Answering the Question Behind the Questions People Ask You

You’re familiar with the common scenario where someone half-jokingly asks for advice for a “friend.” Everyone knows the “friend” is actually the person asking the question. Well, that scenario happens in leadership all the time. I call it: the question behind the question. The question behind the question may be the more important question. Sometimes […]

You’re familiar with the common scenario where someone half-jokingly asks for advice for a “friend.” Everyone knows the “friend” is actually the person asking the question.

Well, that scenario happens in leadership all the time.

I call it: the question behind the question. The question behind the question may be the more important question.

Sometimes it’s just a simple question and nothing is hidden in it. But sometimes, whether because of fear, insecurity or intimidation, people are hesitant to share what’s really on their mind. They ask questions or make statements which are really innuendos of a bigger issue.

Let me give you a simple example.

Someone on your team asks, “Are we going to evaluate our response to the pandemic?” That’s a fair question. With all we’ve been doing, we should evaluate our effectiveness.

You could simply say “yes” or a “no” and the question is answered. But there’s likely a bigger question behind that question. Someone has some input or feedback, maybe even a critique, they want to share which prompted them to ask the question.

And that’s what you really want or need to know.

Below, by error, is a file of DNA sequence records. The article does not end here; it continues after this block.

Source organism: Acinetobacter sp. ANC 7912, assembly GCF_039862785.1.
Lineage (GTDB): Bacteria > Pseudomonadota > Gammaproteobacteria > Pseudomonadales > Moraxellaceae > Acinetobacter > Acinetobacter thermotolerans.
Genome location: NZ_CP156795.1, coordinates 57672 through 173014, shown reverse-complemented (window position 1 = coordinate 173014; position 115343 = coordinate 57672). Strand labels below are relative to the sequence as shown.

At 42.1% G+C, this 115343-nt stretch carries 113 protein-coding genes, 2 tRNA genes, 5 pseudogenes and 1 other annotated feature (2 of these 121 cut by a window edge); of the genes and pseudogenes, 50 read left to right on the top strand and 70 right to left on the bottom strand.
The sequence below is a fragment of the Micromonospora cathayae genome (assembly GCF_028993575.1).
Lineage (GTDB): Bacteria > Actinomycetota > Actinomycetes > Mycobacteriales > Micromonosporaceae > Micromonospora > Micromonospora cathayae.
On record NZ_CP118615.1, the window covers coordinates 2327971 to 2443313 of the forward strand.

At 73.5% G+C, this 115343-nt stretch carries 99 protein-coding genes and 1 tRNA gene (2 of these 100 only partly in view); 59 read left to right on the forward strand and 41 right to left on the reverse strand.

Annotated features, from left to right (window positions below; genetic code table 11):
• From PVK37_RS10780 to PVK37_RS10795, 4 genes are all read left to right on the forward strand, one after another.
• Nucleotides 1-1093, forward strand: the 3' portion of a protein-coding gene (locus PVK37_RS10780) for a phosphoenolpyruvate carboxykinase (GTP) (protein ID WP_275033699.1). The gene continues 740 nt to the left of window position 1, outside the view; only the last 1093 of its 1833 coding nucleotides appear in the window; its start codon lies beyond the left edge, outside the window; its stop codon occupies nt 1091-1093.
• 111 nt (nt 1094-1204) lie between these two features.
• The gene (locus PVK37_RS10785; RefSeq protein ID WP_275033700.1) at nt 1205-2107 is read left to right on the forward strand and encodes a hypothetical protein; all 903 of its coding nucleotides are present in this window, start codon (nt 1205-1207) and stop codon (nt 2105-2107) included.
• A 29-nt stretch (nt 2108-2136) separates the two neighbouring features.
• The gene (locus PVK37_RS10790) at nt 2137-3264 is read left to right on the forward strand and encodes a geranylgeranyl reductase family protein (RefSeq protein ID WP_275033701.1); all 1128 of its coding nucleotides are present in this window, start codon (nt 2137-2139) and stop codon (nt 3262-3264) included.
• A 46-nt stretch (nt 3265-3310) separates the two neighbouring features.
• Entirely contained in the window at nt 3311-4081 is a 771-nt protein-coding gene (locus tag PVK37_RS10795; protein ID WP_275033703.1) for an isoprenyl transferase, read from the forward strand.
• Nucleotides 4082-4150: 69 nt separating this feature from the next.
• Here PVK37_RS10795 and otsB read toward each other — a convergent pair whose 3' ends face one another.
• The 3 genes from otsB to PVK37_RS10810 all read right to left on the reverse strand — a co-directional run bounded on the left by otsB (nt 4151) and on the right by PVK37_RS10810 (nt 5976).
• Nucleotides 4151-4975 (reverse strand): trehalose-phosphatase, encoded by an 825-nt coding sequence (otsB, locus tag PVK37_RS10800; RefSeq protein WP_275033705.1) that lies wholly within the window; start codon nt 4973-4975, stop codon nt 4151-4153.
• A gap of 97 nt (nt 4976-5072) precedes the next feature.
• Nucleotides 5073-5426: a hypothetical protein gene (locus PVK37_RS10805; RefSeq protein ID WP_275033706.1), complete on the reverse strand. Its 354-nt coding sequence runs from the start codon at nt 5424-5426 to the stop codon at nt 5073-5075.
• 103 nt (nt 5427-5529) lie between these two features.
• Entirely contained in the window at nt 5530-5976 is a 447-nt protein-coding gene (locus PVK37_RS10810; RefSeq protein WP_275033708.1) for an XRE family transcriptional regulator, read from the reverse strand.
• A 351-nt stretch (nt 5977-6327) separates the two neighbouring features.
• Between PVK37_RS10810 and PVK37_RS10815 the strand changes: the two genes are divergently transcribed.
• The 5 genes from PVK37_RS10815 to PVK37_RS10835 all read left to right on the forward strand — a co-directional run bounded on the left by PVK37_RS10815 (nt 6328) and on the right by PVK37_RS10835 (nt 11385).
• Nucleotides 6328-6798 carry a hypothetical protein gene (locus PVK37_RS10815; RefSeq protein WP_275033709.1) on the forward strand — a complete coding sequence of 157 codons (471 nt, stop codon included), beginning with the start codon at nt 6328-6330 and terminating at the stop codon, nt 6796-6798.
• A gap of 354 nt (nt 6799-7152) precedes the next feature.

The fact that the “real” question doesn’t get asked may not be the leader’s fault, but good leaders look beyond what’s being verbalized. They attempt to discern the motive and intent of the question or statement someone makes.

Good leaders ask follow-up questions to make sure they understand the question being asked—and ultimately the concern being expressed.

When someone is asking a leader a question, that leader needs to consider if the question is the real question or if a disguised bigger question exists.

They need to ultimately get to the unspoken questions.

From Outreach Magazine  The Impact of Quiet Obedience

In fact, the health of the organization may depend on uncovering what is not being communicated. Next time someone asks you a question, consider whether there is a question behind the question.

It could make all the difference.

Read more from Ron Edmondson »

This article originally appeared on RonEdmondson.com and is reposted here by permission.